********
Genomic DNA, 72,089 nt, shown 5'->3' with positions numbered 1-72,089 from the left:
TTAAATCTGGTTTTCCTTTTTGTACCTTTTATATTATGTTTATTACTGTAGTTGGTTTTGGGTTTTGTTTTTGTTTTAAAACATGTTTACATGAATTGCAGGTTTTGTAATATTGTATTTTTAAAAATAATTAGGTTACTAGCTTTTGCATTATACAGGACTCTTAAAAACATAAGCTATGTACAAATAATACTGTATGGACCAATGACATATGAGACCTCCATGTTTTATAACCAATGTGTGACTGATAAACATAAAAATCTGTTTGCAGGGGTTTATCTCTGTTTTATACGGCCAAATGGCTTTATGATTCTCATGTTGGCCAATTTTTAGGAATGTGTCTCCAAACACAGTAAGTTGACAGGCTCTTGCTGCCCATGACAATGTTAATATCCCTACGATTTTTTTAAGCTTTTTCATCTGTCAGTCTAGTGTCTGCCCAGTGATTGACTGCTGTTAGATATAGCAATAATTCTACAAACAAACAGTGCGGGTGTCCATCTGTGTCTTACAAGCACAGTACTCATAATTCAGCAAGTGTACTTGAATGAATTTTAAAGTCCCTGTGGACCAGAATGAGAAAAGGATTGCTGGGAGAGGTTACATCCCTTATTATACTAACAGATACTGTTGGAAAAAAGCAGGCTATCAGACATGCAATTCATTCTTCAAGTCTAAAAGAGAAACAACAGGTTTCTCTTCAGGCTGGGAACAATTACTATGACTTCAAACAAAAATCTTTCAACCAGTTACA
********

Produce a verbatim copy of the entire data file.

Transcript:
Genomic DNA, 72,089 nt, shown 5'->3' with positions numbered 1-72,089 from the left:
TTAAATCTGGTTTTCCTTTTTGTACCTTTTATATTATGTTTATTACTGTAGTTGGTTTTGGGTTTTGTTTTTGTTTTAAAACATGTTTACATGAATTGCAGGTTTTGTAATATTGTATTTTTAAAAATAATTAGGTTACTAGCTTTTGCATTATACAGGACTCTTAAAAACATAAGCTATGTACAAATAATACTGTATGGACCAATGACATATGAGACCTCCATGTTTTATAACCAATGTGTGACTGATAAACATAAAAATCTGTTTGCAGGGGTTTATCTCTGTTTTATACGGCCAAATGGCTTTATGATTCTCATGTTGGCCAATTTTTAGGAATGTGTCTCCAAACACAGTAAGTTGACAGGCTCTTGCTGCCCATGACAATGTTAATATCCCTACGATTTTTTTAAGCTTTTTCATCTGTCAGTCTAGTGTCTGCCCAGTGATTGACTGCTGTTAGATATAGCAATAATTCTACAAACAAACAGTGCGGGTGTCCATCTGTGTCTTACAAGCACAGTACTCATAATTCAGCAAGTGTACTTGAATGAATTTTAAAGTCCCTGTGGACCAGAATGAGAAAAGGATTGCTGGGAGAGGTTACATCCCTTATTATACTAACAGATACTGTTGGAAAAAAGCAGGCTATCAGACATGCAATTCATTCTTCAAGTCTAAAAGAGAAACAACAGGTTTCTCTTCAGGCTGGGAACAATTACTATGACTTCAAACAAAAATCTTTCAACCAGTTACA